The Id and The Odyssey; Episode 98
Just past Boston it began to snow lightly and by the time they crossed the Connecticut state line it was coming down in huge flakes. When driving through Hartford they traveled only about thirty miles per hour.
“Do you think we should stop in Hartford and stay the night?” Gordy suggested.
“If we stop here we’ll never get back on the highway and we might as well kiss the weekend good bye,” Rich said. “The jeep is made for conditions like these.”
“I hope you know what you’re doing,” Gordy said looking at the snow and wearing a concerned look on his face.
“It’s a matter of not overdriving,” Rich said. “Just stay within the capability of the vehicle, the road, the conditions, and you.”
“In that little a equation of yours,” Gordy said, “everything is stable, but you. You’re the unpredictable variable.”
“Look Gordy!” Rich said. “We are one of the few cars still on the road.”
They crept along slower and slower.
“According to you we should be in Times Square right now,” Rich said glancing at his wrist watch and frowning.
“Life is so unpredictable,” Gordy said. “If we had the Lemans we would have been there by now.” Gordy looked for Rich’s reaction.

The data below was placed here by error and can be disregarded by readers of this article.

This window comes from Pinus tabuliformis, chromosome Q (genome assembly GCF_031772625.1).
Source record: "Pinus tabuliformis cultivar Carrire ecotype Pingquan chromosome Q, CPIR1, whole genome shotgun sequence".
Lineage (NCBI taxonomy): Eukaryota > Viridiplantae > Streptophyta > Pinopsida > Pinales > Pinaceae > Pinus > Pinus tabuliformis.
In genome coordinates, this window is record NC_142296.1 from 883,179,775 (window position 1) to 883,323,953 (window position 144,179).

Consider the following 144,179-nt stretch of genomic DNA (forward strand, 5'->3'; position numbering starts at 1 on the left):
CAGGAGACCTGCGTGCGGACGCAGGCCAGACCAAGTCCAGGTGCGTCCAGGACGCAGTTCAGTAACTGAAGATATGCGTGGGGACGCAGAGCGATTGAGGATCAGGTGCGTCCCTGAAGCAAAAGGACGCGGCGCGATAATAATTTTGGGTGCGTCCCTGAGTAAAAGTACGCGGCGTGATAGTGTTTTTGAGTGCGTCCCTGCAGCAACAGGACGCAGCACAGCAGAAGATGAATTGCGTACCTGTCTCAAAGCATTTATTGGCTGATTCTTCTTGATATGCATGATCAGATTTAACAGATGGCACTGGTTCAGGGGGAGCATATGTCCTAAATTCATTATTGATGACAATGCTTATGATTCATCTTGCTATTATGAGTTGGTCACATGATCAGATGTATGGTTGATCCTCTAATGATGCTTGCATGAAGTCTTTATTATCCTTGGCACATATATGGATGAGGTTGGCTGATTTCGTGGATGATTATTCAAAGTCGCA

“More likely in the ditch,” Rich said.
He laughed and slouched in his seat and pulled his coat over him. “Wake me when we get to New York City.”
Gordy actually went to sleep. Rich plodded on at times skidding and spinning the tires. Rich stopped for gas and Gordy didn’t budge from his fetal sleeping position. His sleepy eyes popped above his coat only after were safely back on the highway and he tucked his head down like a turtle and went back to sleep.
They got off work early to arrive at or hotel in New York City before midnight. Rich crossed the Madison Avenue Bridge at four and they were in their hotel and in bed by five. Rich slept until nine. He looked out the widow of out hotel at the snow covered street below. At times like these his thoughts always drifted to what he would be doing at that moment if he stayed in Ohio. His decision had opened new vistas and introduced a life that he thought not possible. He thought, “it would be grand to have somebody with me for just a day to report back to everyone about the life I was now leading.” At times he thought it all seemed like a dream.
Gordy slithered out of his blankets like a snake shedding skin. He smacked his pasty mouth and stretched. “Let’s get breakfast. I can shower and be ready in ten minutes.”
“Me too,” Rich said.
“The only way that will happen is if we shower at the same time,” Gordy said.
“Okay,” Rich said. “Twelve minutes thirty seconds.”
“You’re on,” Gordy streaked for the shower.
Soon they were walking on the streets to the sound of shovels scraping and clearing the sidewalks.
“Don’t look up at all dem dar skyscrapers farm boy. It’s a give away,” Gordy cautioned. “Ya look like a tourist.”
“I am a tourist,” Rich said.
“For once just be something you’re not,” Gordy said. “Okay!”